Middle Georgia State wraps up first year, looks to future

jmink@macon.comNovember 9, 2013 

The past year has been anything but easy for Middle Georgia State College. After all, merging two colleges is not a simple process.

As the new college prepares to welcome a new president and seek university status, officials reflect on its first year, which has been filled with changes and challenges, as well as successes.

“It’s been an interesting year. I think it’s been a challenging year,” said Albert Abrams, the college’s vice president for external affairs. “People have risen to the occasion and are excited about moving the institution forward.”

With more than 8,150 students, the new college is the result of the consolidation of Macon State and Middle Georgia colleges. Now the new institution boasts five campuses, a merged faculty and an overhaul of some programs.

The objective for the end of this year was for the two former colleges to be operating as one. It’s a goal officials say they have reached, although the road has been difficult at times.

That road has involved aligning two sets of faculty, curriculum and programs. Officials were tasked with developing standard technology for all five campuses and making sure the right infrastructure was in place for that technology, said Marti Venn, vice president for academic affairs.

Additionally, “for faculty, one of the challenges is: How do we work across a multi-campus entity now?” Venn said. “We’re analyzing our schedules to make sure students can get the classes they need.”

Officials are developing ways for instructors to efficiently teach at different campuses. It’s a process that requires new technology and professional development, Venn said.

But in addition to classes and faculty, the college has spent the past year merging different histories and traditions, Abrams said.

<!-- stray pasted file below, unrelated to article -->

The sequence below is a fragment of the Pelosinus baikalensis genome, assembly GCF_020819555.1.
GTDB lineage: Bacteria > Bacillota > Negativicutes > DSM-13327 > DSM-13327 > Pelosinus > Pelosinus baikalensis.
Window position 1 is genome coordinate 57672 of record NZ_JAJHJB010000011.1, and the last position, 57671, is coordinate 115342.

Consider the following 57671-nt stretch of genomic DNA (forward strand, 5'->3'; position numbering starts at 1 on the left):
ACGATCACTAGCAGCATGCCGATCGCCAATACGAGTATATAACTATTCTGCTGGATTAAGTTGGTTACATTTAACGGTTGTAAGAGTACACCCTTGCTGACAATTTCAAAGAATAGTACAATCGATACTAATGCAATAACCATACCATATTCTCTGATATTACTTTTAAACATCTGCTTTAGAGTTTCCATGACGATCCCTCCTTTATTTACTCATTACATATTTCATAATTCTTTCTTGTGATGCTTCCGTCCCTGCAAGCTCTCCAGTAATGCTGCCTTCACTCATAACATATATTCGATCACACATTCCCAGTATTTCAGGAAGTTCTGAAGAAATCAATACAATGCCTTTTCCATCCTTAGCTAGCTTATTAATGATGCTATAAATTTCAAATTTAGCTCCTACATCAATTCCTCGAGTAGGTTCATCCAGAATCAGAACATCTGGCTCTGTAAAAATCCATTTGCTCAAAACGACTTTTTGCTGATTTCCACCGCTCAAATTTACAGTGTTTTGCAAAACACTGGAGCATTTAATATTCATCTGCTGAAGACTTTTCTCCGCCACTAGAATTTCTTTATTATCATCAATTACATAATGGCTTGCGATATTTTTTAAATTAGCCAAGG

“Each community, each campus has its own culture,” he said, “and blending those cultures has taken some time.”

Still, officials say they have met those challenges and are ready for a new year with a new president, who will replace interim President John Black. As new president Christopher Blake prepares to take the helm in January, the college already has a set goal -- to become a university within the next two or three years.

“We are going to move briskly,” Blake said, in determining “what does it mean to be a university?”

As early as this week, officials will begin reviewing and tweaking academics. They will examine each degree program, looking at graduation rates and enrollment. They will discuss the skills students will need in the future and prepare the groundwork for future master’s degrees.

“That’s a challenge for everybody in higher education,” Venn said. “What will students need in 2020?”

As they prepare the college to become a university, officials will be looking to add some specific programs in the near future. Some of those programs will target the Cochran campus, where officials hope to boost enrollment, Venn said.

Currently, Middle Georgia State’s athletics are concentrated on the Cochran campus, and officials are considering four-year degrees in sports-related fields such as sports health, which will appeal to student athletes and use the campus sports facilities.

The college also is considering a partnership with the Georgia Public Safety Training Center, developing a new program for police and other officers. It would be part of the college’s criminal justice program, using curriculum similar to the training center’s lessons and giving officers credit for their work in the field.

The new programs are just a few of the changes in store for the new college as it enters its second year.

“We’ve learned a lot of lessons, but we don’t have the luxury of going backward,” Venn said. “We’re going forward as Middle Georgia State College.”

To contact writer Jenna Mink, call 256-9751.

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